I was a bag of nerves My internship has certainly been interesting thus far. The first few days Ithought to myself  “How am I going to be able to do this for the next 30years?”. However, after the first week I felt more comfortable and at ease with my placement. The first week I was a bag of nerves. I was nervous about teaching the students, afraid that the students would not like me and was uncertain on where I would fit into the school community. However, after just completing my third week I am confident that the teaching profession is for me. The transition from observer to teacher has been rather smooth. I am teaching/helping with grade 7-9 physical education and a robotics course. I have taught several physicaleducation classes and activities which went rather smoothly (well I like to think so anyways!).  On the other hand, the robotics course is certainly throwing me for a loop since I have no experience in this area.  I was lucky enough to attend a robotics in-service at MUN this past week which was veryinformative and fun. I spend a great amount of time researching activities and working on different activities that we could do in the class. I was told that teaching is a lot of work and I now fully appreciate that advice. Between planning, correcting and helping out with extra-curricular activities there is not much down time left. But I wouldn’t change it for anything.  (Intermediate Intern)

 

I was extremely nervous

The first day of my internship, I was extremely nervous. Like many interns, I entered into university unsure of what  career I was going to pursue.  After completing an undergraduate degree and a graduate degree, I decided to be a teacher.  Both of my parents, being educators, were very supportive of my decision.

The first day of my internship, I was apprehensive of what I might be getting myself into.  However, after the first day, I was confident due to the support of my family and my cooperative teacher.  I have since taught my first class and although there were bumps along the way, it ended successfully.  Both my co-operating teacher and I were pleased with the progress I had made in a difficult classroom situation.  I am eager to engage my other classes following exams and feel blessed to have such a supportive co-operating teacher and staff behind me.

(Intermediate/Secondary Intern)

 

On The Lighter Side of Teaching (Part 1)

v6-04-01

“Don’t blame me. I’m not a tattletale – I’m an oral historian!”

 

Quote of the Week

“Tell me and I’ll forget; show me and I may remember; involve me and I’ll understand.”    (Chinese Proverb)

 

Recommended Book Resource for Primary and Elementary Interns 

The Other Side

Written by: Jacqueline Woodson

Illustrated by: E. B. Lewis

New York: G. P. Putnam’s Sons, 2001

A fence stretches through Clover’s town, separating the black side from the white side. Clover lives on the black side and was not allowed to climb over the fence because it was not safe. One summer, a white girl about Clover’s age sat on the fence and stared over at Clover. Although Clover stared back, they did not speak. One day the girl asked if she could play with Clover and her friends but was told no.

Clover kept watching the girl play by herself and finally one day she went close to the fence and talked to the girl whose name was Annie. They decided that although neither of them could go on the other side that “a fence like this was made for sitting on” and so their unlikely friendship developed as they sat on that fence during the summer. And then one day, Annie went over the fence and played with Clover and her friends and Clover’s mama smiled.

The story ends with the new friends saying, “Someday somebody’s going to come along and knock this old fence down”. This moving story about racial tensions and how children can solve the problems of adults is lovingly illustrated in water colors that tell the tale as clearly as the evocative words. It is meant to be enjoyed by students of all ages who often question the thoughts and decisions of adults and who can simplify many of life’s dilemmas.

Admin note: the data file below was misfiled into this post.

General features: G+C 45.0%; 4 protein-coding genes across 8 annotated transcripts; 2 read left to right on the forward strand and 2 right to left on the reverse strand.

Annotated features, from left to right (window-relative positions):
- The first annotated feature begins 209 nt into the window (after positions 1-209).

On The Lighter Side of Teaching (Part 2)

v6-04-02

“You’ve got to come to Show and Tell next week, Mom. I told everyone

that you can burp like a truck driver and they all want to hear it!”

 

Readers Respond

I absolutely love getting the eMEMO following the Christmas break. It
reminds me of when I started my internship and how nervous and
unprepared I felt. I was thinking about MUN and my instructors recently when I was asked to teach Legal Studies to the grade 12 class.

I have been teaching Junior High English and Social Studies here at the Fort Vermilion Public School in Alberta. Fort Vermilion is located in northern Alberta, approximately 660 kilometers northwest of Edmonton on the Bicentennial Highway. I have recently changed to all Social Studies and Humanities. It’s great! I feel so lucky to be teaching the subject I was trained in and loved; I know many people don’t get that opportunity.

I have also started my M. Ed. in Leadership and School Improvement at the University of Alberta. I am now into my 4th course and will be done in 2013.  – LaToya Bartlett, B. Ed.. 2009 (originally from Hr. Grace)

 

Co-operative Discipline Workshop 

This very popular and worthwhile workshop is being offered again this

year by Bill Tucker, principal of the District School, Eastern School Board.  The date is Saturday, February 4 from 8:30-4:30 and the fee for students is $60.00, $75.00 for teachers.  The deadline for applications is January 30 and for more information, please contact Bill at 726-0822 (email: william_j_tucker@yahoo.ca).

 

On The Lighter Side of Teaching (Part 3)

v6-04-03

“Let me know if that dose of medication works. And if we

need to, we can give some to the student, too!”

 

Concluding Comment

That concludes issue # 4.  A special word of thanks and appreciation to the interns for taking the time to submit their thoughts on the internships to date.  Also, former B. Ed. graduates are encouraged to write into the Readers Respond feature and let us know where you are and what you’re doing.

Can’t pass up the opportunity to comment on the wonderful Habs-Leafs game last night which saw my beloved Habs defeat the Leafs by a score of 3-1!!!!!!!  Lately, I’ve been taking some Habs “abuse” from some Leafs’ friends so I was quick to call a couple of them right after the game. Needless to say, they really enjoyed getting my phone call!!!!!!

Still on the topic of hockey, just started reading Ron MacLean’s (of Hockey Night in Canada fame) recent book titled “Cornered: Hijinks, Highlights, Late Nights and Insights”.  It’s a great “read” and I’d highly recommend it.

 Have a most enjoyable week everyone.

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About themondayememo

Jerome G. Delaney, Editor Associate Professor – Educational Administration Faculty of Education Memorial University of Newfoundland St. John’s, NL Canada A1B 3X8 Telephone: 709-864-2071 Facsimile: 709-864-2345 Email: jdelaney@mun.ca
This entry was posted in Volume 06 (Winter 2012). Bookmark the permalink.